AS news of the merciless battering and pounding of the Gaza Strip trickled in, signalling a blatant disregard for the outcome of the United Nations vote, the people of London took to the streets to call for an immediate ceasefire on Saturday.
With Israeli Prime Minister Benjamin Netanyahu's promise of a "long and hard war" against Hamas, it looks as if the weekend rallies will continue not only in the United Kingdom, but also in European and Middle Eastern cities, where hundreds of thousands have shown their opposition to violence and aggression.
Saturday's march from Victoria Embankment in London — passing the London Eye, Big Ben, the Parliament and across Westminster Bridge and back across the Thames on the Waterloo Bridge to Trafalgar Square and Whitehall — saw almost half a million people carrying Palestine flags and pro-Palestinian banners calling for a ceasefire and end of the genocide in Gaza, a vast increase from last week's 300,00 who turned out for the solidarity march.
The figure, of course, has been debated and disputed in media outlets.
As the saying goes, "truth is the first casualty of war". Likewise, the mainstream media chose to report on isolated incidents and arrests despite the mood being generally peaceful and organised.
The United Kingdom's history of street protests and demonstrations has largely been peaceful and well-organised, with elements of fun and entertainment added. Police officers and members of the security forces have been known to join in a jig or two. World leaders have been maligned and are subjects of funny jokes and puns by creative protesters.
Troubles are only known to have erupted during demonstrations such as "Just Stop Oil" or "Rebellion Extinction", but normally, rallies such as these are uneventful.
However, given the UK's stance in the conflict, one becomes immediately aware of the do's and don'ts. While it is impossible to stop the flying and carrying of Palestine flags and banners, London transport police have put a stop to the posting of flags and stickers on lampposts and on any structures belonging to London Transport.
A London Transport tube driver is suspended for encouraging coachloads of marchers in the tube by chanting "Free, Free Palestine!" A video clip has gone viral showing a policeman knocking on the door of a resident who was flying a Palestine flag on his roof. This followed a complaint that some would find the flag offensive or threatening. The policeman left when the house owner obtained an admission from the policeman that flying the flag was not an offence.
However, this reminded me of the do's and don't's of one of the first pro-Palestinian rallies in Malaysia. While Malaysians abroad enjoy more freedom in voicing out our protests to get our voices heard, we were surprised that solidarity marchers were stopped from doing the takbir and had banners depicting Netanyahu confiscated.
When a hospital in the Gaza Strip was bombarded, Londoners took to the streets in an impromptu vigil and prayed in the rain in front of Downing Street.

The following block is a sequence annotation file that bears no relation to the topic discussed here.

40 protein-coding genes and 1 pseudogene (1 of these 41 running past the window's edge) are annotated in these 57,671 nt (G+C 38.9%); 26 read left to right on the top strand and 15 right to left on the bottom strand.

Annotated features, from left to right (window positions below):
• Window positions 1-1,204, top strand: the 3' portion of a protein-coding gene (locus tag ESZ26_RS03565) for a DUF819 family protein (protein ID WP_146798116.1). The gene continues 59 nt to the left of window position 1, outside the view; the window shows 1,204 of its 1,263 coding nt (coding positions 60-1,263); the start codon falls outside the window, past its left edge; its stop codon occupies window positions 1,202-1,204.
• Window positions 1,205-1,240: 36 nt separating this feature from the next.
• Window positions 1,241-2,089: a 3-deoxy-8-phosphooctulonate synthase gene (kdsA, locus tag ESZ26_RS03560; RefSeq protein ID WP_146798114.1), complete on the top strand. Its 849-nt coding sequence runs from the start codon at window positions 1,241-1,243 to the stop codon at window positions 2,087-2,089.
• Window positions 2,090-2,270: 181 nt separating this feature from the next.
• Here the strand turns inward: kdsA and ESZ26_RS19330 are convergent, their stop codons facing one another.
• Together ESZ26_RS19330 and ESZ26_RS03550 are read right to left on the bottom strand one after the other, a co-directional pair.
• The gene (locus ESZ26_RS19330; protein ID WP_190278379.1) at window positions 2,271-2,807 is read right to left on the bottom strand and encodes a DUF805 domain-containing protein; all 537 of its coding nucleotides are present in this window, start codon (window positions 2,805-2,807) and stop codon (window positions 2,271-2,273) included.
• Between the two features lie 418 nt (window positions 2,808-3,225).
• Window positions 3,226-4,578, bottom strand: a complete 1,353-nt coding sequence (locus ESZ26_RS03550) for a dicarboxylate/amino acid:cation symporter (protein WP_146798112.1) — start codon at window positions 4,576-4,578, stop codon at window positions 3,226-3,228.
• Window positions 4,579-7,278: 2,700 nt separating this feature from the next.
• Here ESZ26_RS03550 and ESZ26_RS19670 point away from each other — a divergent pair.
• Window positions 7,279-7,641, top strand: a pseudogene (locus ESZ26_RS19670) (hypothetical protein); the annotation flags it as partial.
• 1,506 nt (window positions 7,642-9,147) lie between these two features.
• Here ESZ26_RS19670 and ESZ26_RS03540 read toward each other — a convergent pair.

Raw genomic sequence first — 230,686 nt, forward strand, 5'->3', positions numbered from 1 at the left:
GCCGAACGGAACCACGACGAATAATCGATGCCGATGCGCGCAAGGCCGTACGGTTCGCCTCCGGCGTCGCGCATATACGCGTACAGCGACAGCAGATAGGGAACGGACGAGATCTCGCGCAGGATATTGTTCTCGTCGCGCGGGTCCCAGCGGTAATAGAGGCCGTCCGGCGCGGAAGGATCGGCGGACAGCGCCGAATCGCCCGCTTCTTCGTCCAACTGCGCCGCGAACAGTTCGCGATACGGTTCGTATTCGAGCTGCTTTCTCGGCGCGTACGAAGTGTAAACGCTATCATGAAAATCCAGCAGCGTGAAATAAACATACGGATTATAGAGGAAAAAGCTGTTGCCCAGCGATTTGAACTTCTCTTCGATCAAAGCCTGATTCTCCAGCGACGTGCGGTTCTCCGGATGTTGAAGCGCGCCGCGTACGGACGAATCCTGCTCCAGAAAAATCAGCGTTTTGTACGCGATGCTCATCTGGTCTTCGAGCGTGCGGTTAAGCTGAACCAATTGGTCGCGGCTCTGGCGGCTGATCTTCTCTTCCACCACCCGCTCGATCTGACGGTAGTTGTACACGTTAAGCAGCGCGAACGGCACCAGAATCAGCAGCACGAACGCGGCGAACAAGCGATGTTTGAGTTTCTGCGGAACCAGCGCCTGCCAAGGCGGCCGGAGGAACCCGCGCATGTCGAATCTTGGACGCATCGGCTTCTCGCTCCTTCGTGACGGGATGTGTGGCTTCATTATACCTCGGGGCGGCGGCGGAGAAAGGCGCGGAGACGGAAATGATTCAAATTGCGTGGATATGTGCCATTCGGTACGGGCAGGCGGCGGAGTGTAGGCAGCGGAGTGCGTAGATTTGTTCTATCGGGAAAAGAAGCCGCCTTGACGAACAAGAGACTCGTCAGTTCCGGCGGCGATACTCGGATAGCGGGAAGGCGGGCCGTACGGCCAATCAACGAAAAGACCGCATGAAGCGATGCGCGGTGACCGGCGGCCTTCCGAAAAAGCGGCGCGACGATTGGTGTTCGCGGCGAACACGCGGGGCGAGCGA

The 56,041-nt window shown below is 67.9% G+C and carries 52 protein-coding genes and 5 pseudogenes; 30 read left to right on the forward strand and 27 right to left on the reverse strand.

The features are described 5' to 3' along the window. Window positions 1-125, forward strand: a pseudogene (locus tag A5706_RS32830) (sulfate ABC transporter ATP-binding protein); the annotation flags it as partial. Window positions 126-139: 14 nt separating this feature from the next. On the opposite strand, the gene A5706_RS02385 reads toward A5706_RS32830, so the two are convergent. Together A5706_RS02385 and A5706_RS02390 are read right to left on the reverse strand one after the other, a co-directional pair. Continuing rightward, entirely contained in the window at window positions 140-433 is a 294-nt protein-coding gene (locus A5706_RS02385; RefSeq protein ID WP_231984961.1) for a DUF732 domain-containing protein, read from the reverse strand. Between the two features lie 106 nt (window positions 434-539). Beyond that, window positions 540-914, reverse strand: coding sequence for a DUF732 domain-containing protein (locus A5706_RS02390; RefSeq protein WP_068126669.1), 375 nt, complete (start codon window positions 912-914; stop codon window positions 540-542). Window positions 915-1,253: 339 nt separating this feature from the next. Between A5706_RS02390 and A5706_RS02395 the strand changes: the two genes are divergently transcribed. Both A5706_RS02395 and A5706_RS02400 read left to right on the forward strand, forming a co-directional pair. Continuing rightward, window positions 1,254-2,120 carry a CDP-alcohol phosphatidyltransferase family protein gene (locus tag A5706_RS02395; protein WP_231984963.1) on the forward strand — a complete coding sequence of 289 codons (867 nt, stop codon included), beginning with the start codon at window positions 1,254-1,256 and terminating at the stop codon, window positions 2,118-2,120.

The young imam leading the prayer sounded the azan, followed by a long doa that brought tears to many. The takbir was chanted while late evening joggers and office workers wound their way around marchers heading home.
No one not involved in the rally showed that they were offended or felt threatened.
There were reports of cries of "jihad" by protesters, and the Metropolitan Police's inaction sparked a row over whether such chants are deemed as inciting violence.
Police officers have since been allowed to intervene if protesters use the word "jihad".
Inevitably, in any rally, there would be pockets of troublemakers. In last Saturday's rally, marchers had carried bundles of white cloth smeared with red paint to represent children who became victims of the bombing. They were approached by a very drunk man who asked them to stop.
The leader of the protesters shook the man's hand and explained why they were there. The drunk man then proceeded to harass a family of marchers. This, of course, was not reported — he was after all drunk.
As in every rally, babies in prams and young children were also present.
They were brought along without any fear of the rally turning nasty. It was an educational experience about humanity and rejecting any kind of violence.
As such, I was taken aback to read that in our country, as we prepared for the Palestinian Solidarity Week in schools, there were reports on social media of teachers and students garbed in military-like gear and brandishing toy guns. The most recent clip, which had gone viral, showed a schoolteacher setting an Israeli flag on fire.
This is not the message we want to convey to the children and, more importantly, to the world.
Prime Minister Datuk Seri Anwar Ibrahim, in the recent Palestine solidarity rally in Shah Alam, gave a strong and rousing message that we must be seen to be one in our stand, in our support for Palestine and in our rejection of violence or aggression. There is no room for flippancy.
Malaysians abroad have been showing their solidarity in peaceful rallies and we are one in rejection of any kind of violence, especially to children and ordinary citizens.
We only want the long-drawn conflict to end. We also want truth to be heard. Truth is the first casualty in war, made even worse during a cyber war.
The Jalur Gemilang will continue to make its appearance in the peace rally.